3 September 2002
It's not fair.
I have this really impressive (to me) odometer down at the bottom of
this page. I've already been feeling sad because I had the bike a whole month before I
purchased the odometer and so there is a month of mileage that doesn't show. Also there
were the weeks where the odometer didn't work properly and those miles didn't show either.
But today was the worst. Walt didn't get home from his mother's
until too late last night (I was already asleep), so I didn't change my bike tire. Cindy
offered me her daughter's bike so we could still go for our ride this morning, and I agreed. I figured it would be interesting to ride a
My bike weighs 40 lbs. Amy's bike weighs 26 lbs. It was the
difference of night and day and I found I could keep up with Cindy much better, I could go
farther, faster, and in a higher gear. It was an aerobic workout for both of us,
not just for me, with Cindy slowing down to allow me to keep pace with her.
It was a holiday, so she had suggested going at 6 a.m., rather than
our usual 5 and I figured that since I would be on Amy's bike, which did not have a place
for water, I should take my camelback filled with ice water, which I did--one of the smartest things I did.
We started at Cindy's house, adjusting the bike to fit me, and set
off. I mentioned that on Saturday, I'd gone our usual route, but instead of heading back
into town, I'd gone out into the country.
"Wanna do that?" she asked.
"OK," I said. And we did.
The farthest I've gone out into the country is 6 miles, which is as
far as you can go on the bike path. That's where you see jackrabbits hopping across
the field, flush doves from their nest, and commune with the horses in the
pasture. The cars whizzing by on the road don't bother you because there is
greenery separating you from them. But after six miles, the bike path runs out and
you are on country roads, with no bike path, sharing the lanes with cars and trucks. When I did it the first time, that was scary enough that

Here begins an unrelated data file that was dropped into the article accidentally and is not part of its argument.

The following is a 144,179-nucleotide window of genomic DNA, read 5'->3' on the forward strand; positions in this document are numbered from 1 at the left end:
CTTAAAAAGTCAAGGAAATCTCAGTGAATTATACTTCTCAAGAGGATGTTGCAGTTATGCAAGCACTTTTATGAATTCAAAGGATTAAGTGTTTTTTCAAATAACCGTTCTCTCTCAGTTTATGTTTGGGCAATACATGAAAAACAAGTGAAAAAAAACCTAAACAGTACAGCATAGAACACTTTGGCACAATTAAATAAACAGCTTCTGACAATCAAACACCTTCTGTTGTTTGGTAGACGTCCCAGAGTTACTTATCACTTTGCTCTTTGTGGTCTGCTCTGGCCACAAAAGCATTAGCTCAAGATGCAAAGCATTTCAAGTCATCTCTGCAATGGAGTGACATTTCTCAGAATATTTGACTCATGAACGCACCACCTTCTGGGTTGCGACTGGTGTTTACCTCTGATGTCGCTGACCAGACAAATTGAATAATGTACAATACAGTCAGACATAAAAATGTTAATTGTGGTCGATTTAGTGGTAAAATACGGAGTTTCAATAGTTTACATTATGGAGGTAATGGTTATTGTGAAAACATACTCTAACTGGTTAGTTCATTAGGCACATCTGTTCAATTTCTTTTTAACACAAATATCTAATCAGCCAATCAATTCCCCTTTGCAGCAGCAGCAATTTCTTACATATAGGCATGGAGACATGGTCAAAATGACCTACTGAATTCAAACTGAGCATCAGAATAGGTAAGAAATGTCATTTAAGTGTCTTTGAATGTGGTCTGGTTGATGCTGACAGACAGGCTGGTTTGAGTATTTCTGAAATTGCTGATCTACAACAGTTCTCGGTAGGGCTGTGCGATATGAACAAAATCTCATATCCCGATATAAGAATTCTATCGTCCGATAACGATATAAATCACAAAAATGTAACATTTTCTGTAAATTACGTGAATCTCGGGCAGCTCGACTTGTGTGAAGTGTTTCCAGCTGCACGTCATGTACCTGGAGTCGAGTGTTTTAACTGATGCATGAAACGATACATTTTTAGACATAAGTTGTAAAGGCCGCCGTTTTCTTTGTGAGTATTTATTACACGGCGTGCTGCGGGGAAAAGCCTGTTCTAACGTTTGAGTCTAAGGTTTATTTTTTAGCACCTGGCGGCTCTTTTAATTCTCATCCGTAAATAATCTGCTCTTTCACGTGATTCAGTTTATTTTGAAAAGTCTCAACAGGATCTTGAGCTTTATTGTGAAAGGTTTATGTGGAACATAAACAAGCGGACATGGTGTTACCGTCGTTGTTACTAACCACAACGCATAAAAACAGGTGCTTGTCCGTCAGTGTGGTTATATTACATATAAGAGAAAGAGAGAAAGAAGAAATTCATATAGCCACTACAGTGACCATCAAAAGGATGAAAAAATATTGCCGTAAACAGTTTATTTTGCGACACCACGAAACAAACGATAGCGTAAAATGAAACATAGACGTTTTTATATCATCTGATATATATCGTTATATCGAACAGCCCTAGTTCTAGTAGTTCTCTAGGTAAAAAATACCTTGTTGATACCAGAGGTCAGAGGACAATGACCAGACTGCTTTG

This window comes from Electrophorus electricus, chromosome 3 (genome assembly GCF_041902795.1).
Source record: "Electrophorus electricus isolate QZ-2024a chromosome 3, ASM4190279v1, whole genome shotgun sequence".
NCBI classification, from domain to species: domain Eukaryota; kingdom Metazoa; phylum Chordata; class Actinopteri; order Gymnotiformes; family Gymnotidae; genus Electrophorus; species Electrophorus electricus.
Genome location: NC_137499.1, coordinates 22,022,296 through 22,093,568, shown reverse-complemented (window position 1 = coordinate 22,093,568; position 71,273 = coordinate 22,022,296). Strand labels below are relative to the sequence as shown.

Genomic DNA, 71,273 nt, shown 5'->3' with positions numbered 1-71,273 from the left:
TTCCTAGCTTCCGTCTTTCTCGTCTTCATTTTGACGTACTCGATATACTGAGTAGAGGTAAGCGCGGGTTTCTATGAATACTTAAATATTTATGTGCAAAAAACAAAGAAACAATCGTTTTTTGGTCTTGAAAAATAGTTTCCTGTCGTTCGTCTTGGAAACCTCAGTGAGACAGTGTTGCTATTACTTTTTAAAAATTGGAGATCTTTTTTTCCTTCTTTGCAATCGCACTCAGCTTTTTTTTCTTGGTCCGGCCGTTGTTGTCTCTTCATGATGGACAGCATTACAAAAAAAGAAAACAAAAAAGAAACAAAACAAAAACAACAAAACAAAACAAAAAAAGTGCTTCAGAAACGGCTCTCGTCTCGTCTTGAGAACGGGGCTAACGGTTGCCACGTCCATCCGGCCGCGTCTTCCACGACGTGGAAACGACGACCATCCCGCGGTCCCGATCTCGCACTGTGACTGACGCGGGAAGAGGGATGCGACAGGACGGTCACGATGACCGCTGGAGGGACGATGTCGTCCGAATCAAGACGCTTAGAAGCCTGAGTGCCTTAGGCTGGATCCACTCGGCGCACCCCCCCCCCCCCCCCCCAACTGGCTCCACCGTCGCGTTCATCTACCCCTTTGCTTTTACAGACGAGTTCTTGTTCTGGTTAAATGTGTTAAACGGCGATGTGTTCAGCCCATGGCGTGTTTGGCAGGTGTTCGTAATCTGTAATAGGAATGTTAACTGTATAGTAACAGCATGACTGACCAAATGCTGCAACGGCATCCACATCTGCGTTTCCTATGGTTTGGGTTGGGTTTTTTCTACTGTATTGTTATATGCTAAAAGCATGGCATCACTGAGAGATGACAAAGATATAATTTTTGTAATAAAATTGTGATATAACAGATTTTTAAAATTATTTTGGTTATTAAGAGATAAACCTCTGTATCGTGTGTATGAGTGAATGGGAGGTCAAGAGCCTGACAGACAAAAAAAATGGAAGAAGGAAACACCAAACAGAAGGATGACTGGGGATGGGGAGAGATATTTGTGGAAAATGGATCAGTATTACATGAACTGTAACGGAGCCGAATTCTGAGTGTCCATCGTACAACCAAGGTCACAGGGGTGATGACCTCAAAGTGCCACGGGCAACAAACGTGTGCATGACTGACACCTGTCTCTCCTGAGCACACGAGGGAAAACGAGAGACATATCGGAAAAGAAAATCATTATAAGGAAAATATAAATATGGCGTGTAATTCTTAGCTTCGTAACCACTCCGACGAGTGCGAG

I turned back and just returned to town--still a respectable 12 mile round trip.
were approaching that end-of-the-trail point this morning, I made some comment to Cindy about how that
was as far as I had gone and that had then gone back to get the car and drive the route
the rest of the way out to Winters just to see what it was like--and how much farther it
was (that point is about the halfway point, I discovered).
"Wanna go to Winters?" she asked.
"OK," I said (my conversation on these rides is pretty
And so we did. It seems a long way when you're going, but it's all
flat and, save for a couple of maniacal truck drivers who tried to run us down, pretty
uneventful. What you meet most on the back road is other bikers, also either headed to or
returning from Winters.
It's a lovely ride, through all the farm country, along the creek,
and, as you get into Winters itself, over a nice wooden bridge and down to the Winters
Cafe, which is the turn around spot for a lot of the Davis bikers.
I mentioned that it was too bad we hadn't thought ahead to bring
money so we could have breakfast at the Winters Café, but Cindy was prepared and whipped
out some currency and determined she had enough money for breakfast for both of us. We
didn't have bike locks, though, so were happy to see that the café had outdoor tables,
where we could lean the bikes up against a tree and keep them in sight at all times.
She had French toast, I had oatmeal with raisins (power food) and
then about half an hour after our arrival in Winters, we turned around and came back to
Davis--a trip that seemed only half as long, since we were covering familiar ground by
now. What amazed me was that I was still using the higher gear and keeping pace with
Cindy. At one point we were traveling 15 mph--amazing what losing 20 lbs of dead weight
can make! (I don't know why this surprised me, when this body is the living proof of what a difference shedding "dead weight" can make!)
Coming back through town, we had to maneuver through a teeny opening
to get into city streets and I had my second bike fall. I now have an ow-ie on my knee,
but I figure it's part of learning to be a jockette.
Amy's bike doesn't have that big ol' padded old lady's seat with the
handy cut out ("clit slit," as Haggie so delicately puts it), so I will admit to
longing for padding "down there" before we got home. Also, the handlebars are
set so that I'm bent over more than on my bike and my back didn't like that, but
basically, I was feeling remarkably good for having biked that distance--especially given
that the temperature was inching up into the high 80s before we got home.
By the time we got here, Cindy, who has her own odometer, announced
we'd gone about 36-1/2 miles and I felt surprisingly good, and amazingly proud of myself
for having done what I've been saying I wanted to do "one of these days." (She
says our next goal is to bike to Beryessa Dam, but that is quite a bit farther--maybe 10
miles--and I think we need a few more round trips to Winters before I'm going to be
comfortable doing that.)
The only very, very disappointing thing about today's trip is that it
doesn't show up on my odometer!!!!! So from now on the readings on the odometer
are all going to be "+36," 'cause I sure as heck don't want to waste a perfectly
good outing on the bike without getting public credit for it!!